I’m back from a pilgrimage. I thought I was going on a simple, relaxing getaway with my husband this month, but it turned into so much more. Wikipedia defines pilgrimage as: “A journey, often into an unknown or foreign place, where a person goes in search of new or expanded meaning about their self, others, nature or a higher good through the experience. It can lead to a personal transformation, after which the pilgrim returns to their daily life.”
Our first stop was Land Between the Lakes, a swath of wilderness straddling western Kentucky into Tennessee. Aside from its natural beauty, there’s much history there. During the Civil War, the Confederacy built Fort Donelson, now Fort Donelson National Battlefield, to defend the supply “highway” of the Cumberland River. It fell to the Union in 1862. Many young men — boys really — on both sides died. I prayed silently at the battlefield where the Confederate boys were buried without markers, and over the graves of the Union boys in the National Cemetery. It was a time in history pitting brother against brother, friend against friend. I recalled this quote from Jesus there: “Every kingdom divided against itself is brought to desolation, and every city or house divided against itself will not stand.” Matthew 12:25.
We made a stop in Rosine, Kentucky, to pay homage to musician Bill Monroe (1911-1996) and known to many as “The Father of Blue Grass Music.” Uncle Pen’s cabin was first up. Bill was orphaned young, and his Uncle Pen took him in and nurtured Bill’s talent. They did plenty of porch sittin’ and pickin’. There was no electricity then, so there were few distractions. Uncle Pen played the fiddle and Bill the mandolin. We later visited the Bill Monroe Museum and enjoyed learning about Monroe’s life in music. There was even a display connecting him to Jerry Garcia and The Grateful Dead! Though Monroe garnered international fame, he never forgot his humble roots.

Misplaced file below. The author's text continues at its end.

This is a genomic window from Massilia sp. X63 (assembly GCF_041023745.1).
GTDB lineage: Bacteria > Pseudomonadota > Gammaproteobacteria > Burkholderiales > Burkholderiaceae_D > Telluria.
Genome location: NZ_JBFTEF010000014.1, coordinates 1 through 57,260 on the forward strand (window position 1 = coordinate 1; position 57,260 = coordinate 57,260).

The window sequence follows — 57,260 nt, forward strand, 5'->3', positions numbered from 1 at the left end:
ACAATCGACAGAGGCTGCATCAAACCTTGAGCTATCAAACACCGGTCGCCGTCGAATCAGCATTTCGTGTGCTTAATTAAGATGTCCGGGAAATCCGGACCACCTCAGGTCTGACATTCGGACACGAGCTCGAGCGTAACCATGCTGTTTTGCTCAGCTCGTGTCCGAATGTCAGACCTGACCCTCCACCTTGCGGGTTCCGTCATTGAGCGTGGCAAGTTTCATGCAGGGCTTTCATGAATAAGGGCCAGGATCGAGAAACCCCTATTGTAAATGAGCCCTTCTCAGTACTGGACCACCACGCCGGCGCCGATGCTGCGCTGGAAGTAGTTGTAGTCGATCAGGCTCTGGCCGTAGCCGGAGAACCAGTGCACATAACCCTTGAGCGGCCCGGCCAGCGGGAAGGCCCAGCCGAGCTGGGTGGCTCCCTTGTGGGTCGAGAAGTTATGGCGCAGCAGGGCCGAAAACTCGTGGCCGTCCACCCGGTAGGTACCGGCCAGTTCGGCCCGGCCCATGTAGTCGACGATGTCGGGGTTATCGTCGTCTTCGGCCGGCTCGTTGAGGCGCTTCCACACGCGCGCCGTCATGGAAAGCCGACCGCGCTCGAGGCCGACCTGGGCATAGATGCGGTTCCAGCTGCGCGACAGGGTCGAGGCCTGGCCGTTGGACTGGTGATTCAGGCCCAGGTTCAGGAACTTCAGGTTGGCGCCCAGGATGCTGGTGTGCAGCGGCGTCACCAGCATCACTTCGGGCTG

Owensboro, Kentucky, was our next stop to visit The Blue Grass Music Hall of Fame Museum. There’s a picking parlor front and center, where anyone can pick up an instrument and give it a whirl. After learning more about Monroe, we realized how evident his influence was in hundreds of musicians who’ve followed in his footsteps. Monroe himself paid homage to the musical influences that developed his style: “Scottish bagpipes and ole-time fiddlin.’ It’s Methodist and Holiness and Baptist. It’s blues and jazz, and it has a high, lonesome sound.” A melting pot, like our country.
Back in Indiana, we made an unscheduled stop at the Abraham Lincoln Boyhood Home National Memorial. It was humbling to see the rough circumstances in which our 16th president grew up. Thankfully, he had the love of a mother who taught him to read, and a stepmother who continued encouraging his thirst for knowledge. Thank God for mothers.
A night at the guesthouse at the St. Meinrad Archabbey was quiet and restful. We had a simple room and attended prayer services, where we listened to the plaintive chanting of the monks. Peace that passeth understanding permeated every moment there.
Our trip concluded with lunch in Loogootee with cousins I rarely get to see. Then, a short visit to McCormick’s Creek State Park, where my mother taught me to love nature, and lastly, to Bloomington for dinner with a dear friend, the icing on the cake for such a special trip. I have wonderful memories of growing up in Bloomington, and we both loved and reminisced of our college days at IU.
We’re back to daily life now, but it was a vacation like no other; a journey filled with meaning and unexpected growth.